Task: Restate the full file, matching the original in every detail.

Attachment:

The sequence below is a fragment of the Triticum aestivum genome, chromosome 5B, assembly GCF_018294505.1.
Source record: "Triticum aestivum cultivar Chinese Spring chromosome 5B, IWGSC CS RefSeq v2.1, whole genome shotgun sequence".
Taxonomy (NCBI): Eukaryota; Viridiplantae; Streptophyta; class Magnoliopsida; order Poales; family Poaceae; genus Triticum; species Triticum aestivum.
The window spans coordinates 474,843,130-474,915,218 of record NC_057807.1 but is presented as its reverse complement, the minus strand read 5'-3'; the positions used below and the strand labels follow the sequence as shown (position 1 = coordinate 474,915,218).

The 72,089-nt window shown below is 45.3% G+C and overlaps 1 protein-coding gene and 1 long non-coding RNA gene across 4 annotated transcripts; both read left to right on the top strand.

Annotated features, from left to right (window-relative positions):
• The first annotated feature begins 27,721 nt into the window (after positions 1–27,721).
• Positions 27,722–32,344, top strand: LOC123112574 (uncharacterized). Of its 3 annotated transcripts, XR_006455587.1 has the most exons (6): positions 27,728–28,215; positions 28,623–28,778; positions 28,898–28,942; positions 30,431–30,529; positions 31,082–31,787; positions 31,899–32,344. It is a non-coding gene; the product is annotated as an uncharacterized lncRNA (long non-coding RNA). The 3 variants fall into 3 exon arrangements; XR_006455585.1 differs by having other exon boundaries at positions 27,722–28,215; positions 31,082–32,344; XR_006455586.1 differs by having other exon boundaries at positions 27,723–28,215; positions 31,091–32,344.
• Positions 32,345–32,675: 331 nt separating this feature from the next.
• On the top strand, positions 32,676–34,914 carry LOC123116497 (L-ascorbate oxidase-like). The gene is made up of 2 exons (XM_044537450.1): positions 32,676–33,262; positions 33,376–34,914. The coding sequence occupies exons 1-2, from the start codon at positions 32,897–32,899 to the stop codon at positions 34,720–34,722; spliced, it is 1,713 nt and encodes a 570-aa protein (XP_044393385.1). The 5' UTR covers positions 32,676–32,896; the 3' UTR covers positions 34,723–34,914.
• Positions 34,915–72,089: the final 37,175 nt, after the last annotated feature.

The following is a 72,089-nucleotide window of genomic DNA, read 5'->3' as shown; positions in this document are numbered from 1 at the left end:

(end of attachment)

The sequence below is a fragment of the Triticum aestivum genome, chromosome 5B, assembly GCF_018294505.1.
Source record: "Triticum aestivum cultivar Chinese Spring chromosome 5B, IWGSC CS RefSeq v2.1, whole genome shotgun sequence".
Taxonomy (NCBI): Eukaryota; Viridiplantae; Streptophyta; class Magnoliopsida; order Poales; family Poaceae; genus Triticum; species Triticum aestivum.
The window spans coordinates 474,843,130-474,915,218 of record NC_057807.1 but is presented as its reverse complement, the minus strand read 5'-3'; the positions used below and the strand labels follow the sequence as shown (position 1 = coordinate 474,915,218).

The 72,089-nt window shown below is 45.3% G+C and overlaps 1 protein-coding gene and 1 long non-coding RNA gene across 4 annotated transcripts; both read left to right on the top strand.

Annotated features, from left to right (window-relative positions):
• The first annotated feature begins 27,721 nt into the window (after positions 1–27,721).
• Positions 27,722–32,344, top strand: LOC123112574 (uncharacterized). Of its 3 annotated transcripts, XR_006455587.1 has the most exons (6): positions 27,728–28,215; positions 28,623–28,778; positions 28,898–28,942; positions 30,431–30,529; positions 31,082–31,787; positions 31,899–32,344. It is a non-coding gene; the product is annotated as an uncharacterized lncRNA (long non-coding RNA). The 3 variants fall into 3 exon arrangements; XR_006455585.1 differs by having other exon boundaries at positions 27,722–28,215; positions 31,082–32,344; XR_006455586.1 differs by having other exon boundaries at positions 27,723–28,215; positions 31,091–32,344.
• Positions 32,345–32,675: 331 nt separating this feature from the next.
• On the top strand, positions 32,676–34,914 carry LOC123116497 (L-ascorbate oxidase-like). The gene is made up of 2 exons (XM_044537450.1): positions 32,676–33,262; positions 33,376–34,914. The coding sequence occupies exons 1-2, from the start codon at positions 32,897–32,899 to the stop codon at positions 34,720–34,722; spliced, it is 1,713 nt and encodes a 570-aa protein (XP_044393385.1). The 5' UTR covers positions 32,676–32,896; the 3' UTR covers positions 34,723–34,914.
• Positions 34,915–72,089: the final 37,175 nt, after the last annotated feature.

The following is a 72,089-nucleotide window of genomic DNA, read 5'->3' as shown; positions in this document are numbered from 1 at the left end: